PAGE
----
Rockwood faces $6.6 million shortfall

At 7 on a Tuesday night, they gathered from all over the district.

Parents, teachers, board members and reporters all met to hear just what everyone thought about Rockwood’s projected $6.6 million budget shortfall.

Although not assembled for the specific purpose of fixing the budget, participants on Rockwood’s Picture Rockwood program were focused on addressing solutions to this upcoming financial burden.

This shortfall, projected for the 2013-2014 budget, came about largely as a result of state and local factors.

“The state’s funding formula wasn’t funded 100 percent,” Superintendent Dr. Bruce Borchers said. “We did not receive as much revenue as expected and ongoing expenditures continued to rise.”

Ongoing expenditures include fuel, books and teacher salaries. Expenditures like these continue to rise even after $22 million in cuts in the last five years.

Starting with $3,371,000 in cuts in the 2007 to 2008 fiscal year, Rockwood cut $5,342,660 from the budget in the 2011 to 2013 fiscal year. Savings included a renegotiation of the Student First bus contract and a reduction in counseling staff.

With the upcoming shortfall, there will potentially be teacher cuts. Twelve teacher “points” could be cut throughout the high schools, with MHS expected to take a big hit.

“We can’t be sure exactly how many cuts are to be made at MHS,” Principal Dr. Greg Mathison said. “Although the decision is made based on enrollment, so we might be cutting a larger part of those 12 points.”

Cuts could negatively affect students and future STUCO activities.

“Things would be very different if there were cuts,” senior Tannia Pourdavarani, STUCO president, said. “A lot of our money goes to
Homecoming. Cuts may affect decorations and DJs, among other things.”

Rockwood funding comes largely from local property taxes. Recently, property assessment values did not rise as
much as expected. Inflationary costs, however, did rise.

“The shortfall is the result of a combination of factors,” Tim Rooney, chief financial officer, said. “Less state revenue than expected plus higher inflationary costs led us to this situation.”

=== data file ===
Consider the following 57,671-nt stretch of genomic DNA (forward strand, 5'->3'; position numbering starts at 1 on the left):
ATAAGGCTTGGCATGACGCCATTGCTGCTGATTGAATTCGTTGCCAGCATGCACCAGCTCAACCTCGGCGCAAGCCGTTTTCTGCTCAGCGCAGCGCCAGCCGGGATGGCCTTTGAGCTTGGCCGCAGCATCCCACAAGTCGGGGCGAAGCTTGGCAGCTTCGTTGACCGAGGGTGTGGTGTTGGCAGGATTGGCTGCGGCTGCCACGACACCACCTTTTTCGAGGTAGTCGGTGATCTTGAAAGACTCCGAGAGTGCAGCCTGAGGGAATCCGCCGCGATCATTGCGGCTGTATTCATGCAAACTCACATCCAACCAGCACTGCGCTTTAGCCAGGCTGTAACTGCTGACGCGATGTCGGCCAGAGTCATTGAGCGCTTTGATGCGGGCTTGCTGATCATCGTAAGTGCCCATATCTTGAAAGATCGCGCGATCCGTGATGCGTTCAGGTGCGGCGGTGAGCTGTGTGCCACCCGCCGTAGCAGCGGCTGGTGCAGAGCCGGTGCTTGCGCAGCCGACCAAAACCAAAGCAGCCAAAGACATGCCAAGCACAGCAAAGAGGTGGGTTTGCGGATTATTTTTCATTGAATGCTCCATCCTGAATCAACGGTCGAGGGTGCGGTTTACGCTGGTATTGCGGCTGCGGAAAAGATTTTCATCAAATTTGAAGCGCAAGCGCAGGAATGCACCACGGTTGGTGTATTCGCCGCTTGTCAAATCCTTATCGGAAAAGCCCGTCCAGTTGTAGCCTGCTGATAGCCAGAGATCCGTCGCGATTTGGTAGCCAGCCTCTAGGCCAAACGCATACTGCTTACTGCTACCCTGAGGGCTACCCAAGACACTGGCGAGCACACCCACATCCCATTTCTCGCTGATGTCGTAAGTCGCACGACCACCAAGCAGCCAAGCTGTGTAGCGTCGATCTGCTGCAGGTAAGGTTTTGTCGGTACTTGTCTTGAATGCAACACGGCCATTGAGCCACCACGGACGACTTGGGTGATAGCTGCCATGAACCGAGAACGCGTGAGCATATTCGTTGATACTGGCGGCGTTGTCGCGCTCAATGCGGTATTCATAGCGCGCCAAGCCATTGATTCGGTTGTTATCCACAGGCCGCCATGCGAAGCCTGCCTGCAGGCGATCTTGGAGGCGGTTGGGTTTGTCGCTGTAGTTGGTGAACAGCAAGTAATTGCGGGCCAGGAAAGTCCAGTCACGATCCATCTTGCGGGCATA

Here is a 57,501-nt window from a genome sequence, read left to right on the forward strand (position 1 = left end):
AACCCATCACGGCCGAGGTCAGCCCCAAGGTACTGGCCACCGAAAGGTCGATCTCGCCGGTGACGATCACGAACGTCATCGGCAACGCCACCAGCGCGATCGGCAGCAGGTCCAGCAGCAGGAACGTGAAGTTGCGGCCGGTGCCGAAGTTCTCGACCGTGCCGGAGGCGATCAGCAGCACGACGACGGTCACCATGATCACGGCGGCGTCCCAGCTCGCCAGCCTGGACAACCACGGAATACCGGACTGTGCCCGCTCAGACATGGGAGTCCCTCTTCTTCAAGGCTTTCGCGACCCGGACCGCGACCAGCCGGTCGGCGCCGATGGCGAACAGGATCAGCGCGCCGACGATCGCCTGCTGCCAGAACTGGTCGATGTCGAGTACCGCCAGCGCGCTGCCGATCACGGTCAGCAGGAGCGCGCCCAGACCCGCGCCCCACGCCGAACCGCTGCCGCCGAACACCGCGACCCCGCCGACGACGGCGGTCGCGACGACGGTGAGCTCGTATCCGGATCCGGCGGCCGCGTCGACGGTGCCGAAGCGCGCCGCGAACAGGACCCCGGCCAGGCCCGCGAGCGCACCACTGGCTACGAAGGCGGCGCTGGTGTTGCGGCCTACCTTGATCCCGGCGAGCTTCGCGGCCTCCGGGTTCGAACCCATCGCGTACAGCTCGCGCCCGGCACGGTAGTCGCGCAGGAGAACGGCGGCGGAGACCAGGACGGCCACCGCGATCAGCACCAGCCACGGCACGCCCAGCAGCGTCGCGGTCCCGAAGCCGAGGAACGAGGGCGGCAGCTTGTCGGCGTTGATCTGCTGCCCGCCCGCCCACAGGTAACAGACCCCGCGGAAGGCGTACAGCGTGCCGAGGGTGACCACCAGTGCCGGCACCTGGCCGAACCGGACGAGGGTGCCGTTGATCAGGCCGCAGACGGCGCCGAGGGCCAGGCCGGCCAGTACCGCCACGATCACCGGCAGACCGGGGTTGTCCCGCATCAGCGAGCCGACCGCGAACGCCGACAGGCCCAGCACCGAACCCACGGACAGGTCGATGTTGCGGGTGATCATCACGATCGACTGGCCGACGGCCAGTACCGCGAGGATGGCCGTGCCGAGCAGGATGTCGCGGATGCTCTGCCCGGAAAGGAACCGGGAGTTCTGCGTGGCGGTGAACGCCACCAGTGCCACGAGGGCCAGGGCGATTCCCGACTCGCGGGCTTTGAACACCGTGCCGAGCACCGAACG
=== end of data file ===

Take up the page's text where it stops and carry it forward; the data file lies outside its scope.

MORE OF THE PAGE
The district is taking a two-step approach toward fixing the budget. First is the district’s zero-base budgeting, in which departments within schools come up with a budget after starting from zero.

These are developed after a school is given its own budget allocation when the district presents its own budget plan on Thursday, Dec. 6.

After the money is allocated, high schools must come up with four different budget options. The first two consider staffing and the operating budget should cuts be made to make up for the shortfall.

The last two are made with an eye towards a tax levy. Whether or not a tax levy passes in April determines whether one of these last two budgets are considered.

“The administrative team and department chairs will work together to determine the specific cuts on the operating budget,” Dr. Mathison said. “We will also develop a budget that is in line with any potential tax increase, should there be one.”

The staffing proposals won’t be created until January, roughly speaking. The staffing will be discussed with the administration and department chairs as well.

The second path Rockwood is taking is Picture Rockwood. This community-based initiative seeks to get input from parents and teachers on the budget process. At the Tuesday, Oct. 30 meeting, participants were presented with four different
budget options, all of which included a tax increase ranging from 67 cents to more than a dollar.

However, Dr. Borchers said the district’s own budget sheets will be the primary source of reference.

Rockwood would have received $3 million if Proposition B had passed on Tuesdsay, Nov. 6.

Other options to generate revenue are currently being discussed by Rockwood parents and stakeholders at Picture Rockwood meetings. Results of the October meetings will be released later this year.